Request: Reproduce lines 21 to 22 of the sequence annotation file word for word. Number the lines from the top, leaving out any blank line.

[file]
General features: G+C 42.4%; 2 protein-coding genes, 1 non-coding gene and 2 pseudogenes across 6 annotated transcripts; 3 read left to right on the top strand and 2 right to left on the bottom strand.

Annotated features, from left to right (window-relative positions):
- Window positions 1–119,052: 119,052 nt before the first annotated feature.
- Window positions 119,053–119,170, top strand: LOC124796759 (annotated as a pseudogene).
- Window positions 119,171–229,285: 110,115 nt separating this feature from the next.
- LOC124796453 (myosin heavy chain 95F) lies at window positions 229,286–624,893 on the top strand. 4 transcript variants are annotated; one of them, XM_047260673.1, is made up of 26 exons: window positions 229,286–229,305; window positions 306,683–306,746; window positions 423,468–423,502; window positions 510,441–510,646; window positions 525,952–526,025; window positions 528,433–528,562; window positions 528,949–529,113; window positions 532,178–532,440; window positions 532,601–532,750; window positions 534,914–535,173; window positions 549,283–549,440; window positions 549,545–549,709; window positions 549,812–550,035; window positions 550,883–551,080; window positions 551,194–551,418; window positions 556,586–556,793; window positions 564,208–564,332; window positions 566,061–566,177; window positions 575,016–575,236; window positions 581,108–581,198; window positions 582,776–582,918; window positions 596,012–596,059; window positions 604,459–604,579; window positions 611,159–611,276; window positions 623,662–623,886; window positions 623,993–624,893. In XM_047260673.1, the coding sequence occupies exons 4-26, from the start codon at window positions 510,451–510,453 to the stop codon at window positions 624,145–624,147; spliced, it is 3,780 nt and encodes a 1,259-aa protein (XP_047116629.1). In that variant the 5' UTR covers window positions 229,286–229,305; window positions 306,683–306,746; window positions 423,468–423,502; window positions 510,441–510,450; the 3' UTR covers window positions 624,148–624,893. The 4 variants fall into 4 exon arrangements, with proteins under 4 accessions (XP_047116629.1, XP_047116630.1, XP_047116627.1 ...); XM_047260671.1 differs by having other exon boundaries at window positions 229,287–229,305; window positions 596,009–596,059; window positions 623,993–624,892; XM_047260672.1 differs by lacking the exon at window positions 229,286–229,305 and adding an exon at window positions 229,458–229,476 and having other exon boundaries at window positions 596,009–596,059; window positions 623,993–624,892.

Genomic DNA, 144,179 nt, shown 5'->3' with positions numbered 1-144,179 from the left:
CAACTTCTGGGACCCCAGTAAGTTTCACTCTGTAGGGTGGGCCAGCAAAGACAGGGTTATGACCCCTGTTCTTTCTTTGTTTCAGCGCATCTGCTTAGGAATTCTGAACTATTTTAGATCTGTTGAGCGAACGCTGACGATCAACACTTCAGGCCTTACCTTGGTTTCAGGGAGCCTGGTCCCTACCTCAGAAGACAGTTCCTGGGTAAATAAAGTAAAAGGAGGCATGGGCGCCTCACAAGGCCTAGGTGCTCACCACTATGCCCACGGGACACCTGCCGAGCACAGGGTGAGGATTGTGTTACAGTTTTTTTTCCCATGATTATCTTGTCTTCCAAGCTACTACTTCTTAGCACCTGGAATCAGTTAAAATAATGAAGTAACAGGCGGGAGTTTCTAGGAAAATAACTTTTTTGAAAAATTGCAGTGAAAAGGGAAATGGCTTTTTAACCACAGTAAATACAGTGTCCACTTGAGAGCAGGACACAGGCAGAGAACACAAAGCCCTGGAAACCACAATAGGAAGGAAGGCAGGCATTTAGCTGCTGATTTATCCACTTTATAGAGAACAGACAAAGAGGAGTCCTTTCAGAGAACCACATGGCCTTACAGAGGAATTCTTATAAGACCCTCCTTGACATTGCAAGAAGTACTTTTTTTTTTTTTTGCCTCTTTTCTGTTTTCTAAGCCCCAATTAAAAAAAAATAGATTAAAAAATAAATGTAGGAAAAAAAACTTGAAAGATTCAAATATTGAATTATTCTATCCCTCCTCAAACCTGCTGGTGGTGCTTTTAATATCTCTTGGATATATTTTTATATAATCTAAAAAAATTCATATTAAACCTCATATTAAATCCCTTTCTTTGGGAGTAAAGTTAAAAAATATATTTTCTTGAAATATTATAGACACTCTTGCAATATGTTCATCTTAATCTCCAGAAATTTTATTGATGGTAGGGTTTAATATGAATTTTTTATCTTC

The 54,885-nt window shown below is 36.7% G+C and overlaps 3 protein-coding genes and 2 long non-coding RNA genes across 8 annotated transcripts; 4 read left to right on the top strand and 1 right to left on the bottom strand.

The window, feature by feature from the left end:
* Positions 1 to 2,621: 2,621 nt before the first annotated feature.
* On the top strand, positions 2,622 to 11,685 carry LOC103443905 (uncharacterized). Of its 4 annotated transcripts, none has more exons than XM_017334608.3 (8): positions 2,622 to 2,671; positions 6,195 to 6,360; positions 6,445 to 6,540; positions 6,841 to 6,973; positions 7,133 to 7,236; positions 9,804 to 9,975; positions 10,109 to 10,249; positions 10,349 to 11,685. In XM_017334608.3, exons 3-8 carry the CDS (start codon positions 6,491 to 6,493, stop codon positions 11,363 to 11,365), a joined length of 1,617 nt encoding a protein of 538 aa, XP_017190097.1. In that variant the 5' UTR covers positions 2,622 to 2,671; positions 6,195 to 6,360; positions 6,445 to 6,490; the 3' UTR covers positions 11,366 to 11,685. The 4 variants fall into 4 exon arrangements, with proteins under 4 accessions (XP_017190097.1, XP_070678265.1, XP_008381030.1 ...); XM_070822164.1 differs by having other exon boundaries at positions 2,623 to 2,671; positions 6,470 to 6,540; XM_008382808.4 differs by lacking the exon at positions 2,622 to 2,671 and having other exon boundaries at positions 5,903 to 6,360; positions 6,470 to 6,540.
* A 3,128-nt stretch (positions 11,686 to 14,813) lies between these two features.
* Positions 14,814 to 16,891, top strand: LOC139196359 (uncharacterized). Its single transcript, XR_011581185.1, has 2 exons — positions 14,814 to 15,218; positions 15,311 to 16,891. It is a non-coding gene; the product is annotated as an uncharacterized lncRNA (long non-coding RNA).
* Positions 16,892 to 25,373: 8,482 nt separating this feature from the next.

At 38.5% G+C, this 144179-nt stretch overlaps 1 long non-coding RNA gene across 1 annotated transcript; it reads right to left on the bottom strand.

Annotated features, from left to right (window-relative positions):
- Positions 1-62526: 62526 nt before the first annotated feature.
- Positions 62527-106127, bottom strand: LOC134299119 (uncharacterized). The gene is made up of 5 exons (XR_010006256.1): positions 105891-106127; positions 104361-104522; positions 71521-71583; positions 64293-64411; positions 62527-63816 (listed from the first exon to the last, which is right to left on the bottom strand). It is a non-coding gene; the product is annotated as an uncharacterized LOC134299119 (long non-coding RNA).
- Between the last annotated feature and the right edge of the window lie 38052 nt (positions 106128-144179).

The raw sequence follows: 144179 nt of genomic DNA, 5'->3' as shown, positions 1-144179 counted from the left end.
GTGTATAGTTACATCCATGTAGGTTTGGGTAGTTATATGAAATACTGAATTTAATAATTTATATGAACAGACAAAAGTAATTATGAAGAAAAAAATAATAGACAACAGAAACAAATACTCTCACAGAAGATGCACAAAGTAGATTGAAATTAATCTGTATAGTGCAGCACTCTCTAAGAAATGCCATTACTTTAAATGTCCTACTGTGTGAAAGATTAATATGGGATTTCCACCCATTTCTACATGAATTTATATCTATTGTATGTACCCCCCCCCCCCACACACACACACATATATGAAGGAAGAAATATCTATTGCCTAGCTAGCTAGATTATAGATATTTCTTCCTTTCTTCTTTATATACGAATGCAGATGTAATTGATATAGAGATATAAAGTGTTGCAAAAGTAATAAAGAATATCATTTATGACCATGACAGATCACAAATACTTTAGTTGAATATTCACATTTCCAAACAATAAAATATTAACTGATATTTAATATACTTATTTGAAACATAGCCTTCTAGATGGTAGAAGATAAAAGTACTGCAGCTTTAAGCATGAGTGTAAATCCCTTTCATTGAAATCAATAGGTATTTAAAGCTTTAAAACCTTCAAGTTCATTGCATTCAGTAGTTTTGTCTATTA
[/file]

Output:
The raw sequence follows: 144179 nt of genomic DNA, 5'->3' as shown, positions 1-144179 counted from the left end.
GTGTATAGTTACATCCATGTAGGTTTGGGTAGTTATATGAAATACTGAATTTAATAATTTATATGAACAGACAAAAGTAATTATGAAGAAAAAAATAATAGACAACAGAAACAAATACTCTCACAGAAGATGCACAAAGTAGATTGAAATTAATCTGTATAGTGCAGCACTCTCTAAGAAATGCCATTACTTTAAATGTCCTACTGTGTGAAAGATTAATATGGGATTTCCACCCATTTCTACATGAATTTATATCTATTGTATGTACCCCCCCCCCCCACACACACACACATATATGAAGGAAGAAATATCTATTGCCTAGCTAGCTAGATTATAGATATTTCTTCCTTTCTTCTTTATATACGAATGCAGATGTAATTGATATAGAGATATAAAGTGTTGCAAAAGTAATAAAGAATATCATTTATGACCATGACAGATCACAAATACTTTAGTTGAATATTCACATTTCCAAACAATAAAATATTAACTGATATTTAATATACTTATTTGAAACATAGCCTTCTAGATGGTAGAAGATAAAAGTACTGCAGCTTTAAGCATGAGTGTAAATCCCTTTCATTGAAATCAATAGGTATTTAAAGCTTTAAAACCTTCAAGTTCATTGCATTCAGTAGTTTTGTCTATTA